Omaha Indians. Meaning “those going against the wind or current”; sometimes shortened to Maha. Also called: Ho’-măn’-hăn, Winnebago name. Hu-úmiûi, Cheyenne Dame. Onǐ’hä°, Cheyenne name, meaning “drum beaters” (?). Pŭk-tǐs, Pawnee name. U’-aha, Pawnee name. Connections. The Omaha belonged to that section of the Siouan linguistic stock which included also the Ponca, Kansa, Osage, and Quapaw, and which was called by J. O. Dorsey (1897) Dhegiha. Location. Their principal home in historic times was in northeastern Nebraska, on the Missouri River. (See also Iowa, Minnesota, Missouri, and South Dakota.) History. According to strong and circumstantial traditions, the Omaha and others belonging to the same group formerly lived on the Ohio and Wabash Rivers. It is usually said that the Quapaw separated from the general body first, going down the Mississippi, but it is more likely that they were left behind by the others and later moved out upon the great river. The Osage remained on Osage River, and the Kansa continued on up the Missouri, but the Omaha, still including the Ponca, passed north inland as far as the Pipestone Quarry in Minnesota, and were afterward forced west by the Dakota, into what is now the State of South Dakota. There the Ponca separated from them and the Omaha settled on Bow Creek, in the present Nebraska. They continued from that time forward in the same general region, the...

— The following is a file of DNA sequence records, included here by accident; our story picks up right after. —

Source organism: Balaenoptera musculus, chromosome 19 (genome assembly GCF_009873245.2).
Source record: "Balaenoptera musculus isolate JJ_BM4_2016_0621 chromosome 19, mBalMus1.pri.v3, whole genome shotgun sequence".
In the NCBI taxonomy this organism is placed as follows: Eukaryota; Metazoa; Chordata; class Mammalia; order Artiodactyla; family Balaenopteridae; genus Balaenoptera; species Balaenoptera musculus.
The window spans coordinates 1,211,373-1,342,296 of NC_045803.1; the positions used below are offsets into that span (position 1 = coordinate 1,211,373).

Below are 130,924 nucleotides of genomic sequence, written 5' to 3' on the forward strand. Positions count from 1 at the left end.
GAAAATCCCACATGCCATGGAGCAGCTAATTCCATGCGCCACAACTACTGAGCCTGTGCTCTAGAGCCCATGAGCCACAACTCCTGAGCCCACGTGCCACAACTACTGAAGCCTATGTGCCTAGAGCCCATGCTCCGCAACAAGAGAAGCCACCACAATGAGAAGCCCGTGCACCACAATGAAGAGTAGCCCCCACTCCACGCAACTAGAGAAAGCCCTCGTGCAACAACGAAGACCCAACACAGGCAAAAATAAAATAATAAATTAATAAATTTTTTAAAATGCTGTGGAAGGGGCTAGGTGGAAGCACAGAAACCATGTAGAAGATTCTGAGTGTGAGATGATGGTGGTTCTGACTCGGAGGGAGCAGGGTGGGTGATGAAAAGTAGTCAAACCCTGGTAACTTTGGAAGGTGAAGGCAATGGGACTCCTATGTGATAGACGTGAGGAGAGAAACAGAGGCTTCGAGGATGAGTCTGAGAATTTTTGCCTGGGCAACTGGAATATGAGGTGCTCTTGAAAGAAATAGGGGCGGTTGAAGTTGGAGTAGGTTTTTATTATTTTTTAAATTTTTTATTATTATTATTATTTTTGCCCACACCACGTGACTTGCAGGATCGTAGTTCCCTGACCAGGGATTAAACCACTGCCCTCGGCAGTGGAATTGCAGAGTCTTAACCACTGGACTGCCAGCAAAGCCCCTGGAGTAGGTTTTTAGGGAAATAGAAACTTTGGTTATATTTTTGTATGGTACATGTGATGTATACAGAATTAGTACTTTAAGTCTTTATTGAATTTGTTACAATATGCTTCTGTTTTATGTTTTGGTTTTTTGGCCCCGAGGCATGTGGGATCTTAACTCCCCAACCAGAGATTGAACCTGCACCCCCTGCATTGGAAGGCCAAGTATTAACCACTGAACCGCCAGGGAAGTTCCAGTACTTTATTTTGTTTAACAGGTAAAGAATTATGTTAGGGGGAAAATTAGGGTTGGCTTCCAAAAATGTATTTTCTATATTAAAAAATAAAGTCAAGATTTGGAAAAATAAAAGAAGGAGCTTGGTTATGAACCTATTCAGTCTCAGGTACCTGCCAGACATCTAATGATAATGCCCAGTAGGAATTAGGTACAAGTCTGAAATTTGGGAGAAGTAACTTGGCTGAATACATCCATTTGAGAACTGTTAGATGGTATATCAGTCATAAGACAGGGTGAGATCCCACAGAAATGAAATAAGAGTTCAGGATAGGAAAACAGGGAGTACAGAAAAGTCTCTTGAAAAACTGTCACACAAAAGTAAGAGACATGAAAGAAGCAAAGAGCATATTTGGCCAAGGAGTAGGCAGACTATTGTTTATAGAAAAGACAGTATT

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Kiowa Apache Indians

Kiowa Apache Indians. The name is derived from that of the Kiowa and from the circumstance that they spoke a dialect related to those of the better-known Apache tribes, though they had no other connection with them. Also called: Bad-hearts, by Long (1823). (See Kaskaias.) Cancey or Kantsi, meaning “liars,” applied by the Caddo to all Apache of the Plains, but oftenest to the Lipan. Essequeta, a name given by the Kiowa and Comanche to the Mescalero Apache, sometimes, but improperly, applied to this tribe. Gáta’ka, Pawnee name. Gǐnä’s, Wichita name. Gû’ta’k, Omaha and Ponca name. K’á-pätop, Kiowa name, meaning “knife whetters.” Kaskaias, possibly intended for this tribe, translated “bad hearts.” Kǐsínahǐs, Kichai name. Mûtsíănă-täníu, Cheyenne name, meaning “whetstone people.” Nadíisha-déna, own name, meaning “our people.” Pacer band of Apache, H. R. Doe. Prairie Apaches, common name. Sádalsómte-k’íägo, Kiowa name, meaning “weasel people.” Tâ’gugála, Jemez name for Apache tribes including Kiowa Apache. Tagúi, an old Kiowa name. Tágukerish, Pecos name for all Apache. Tashǐn, Comanche name for all Apache. Tha`ká-hinĕ’na, Arapaho name, meaning “saw-fiddle man.” Yabipais Natagé, Garc6s Diary (1776). Kiowa Apache Connections. The Kiowa Apache belonged to the Athapascan linguistic family, their nearest relatives being the Jicarilla and Lipan (Hoijer). Kiowa Apache Indians Location. They have been associated with the Kiowa from the earliest traditional period. (See also Colorado, New Mexico, Oklahoma, and Wyoming.) Kiowa Apache History. The...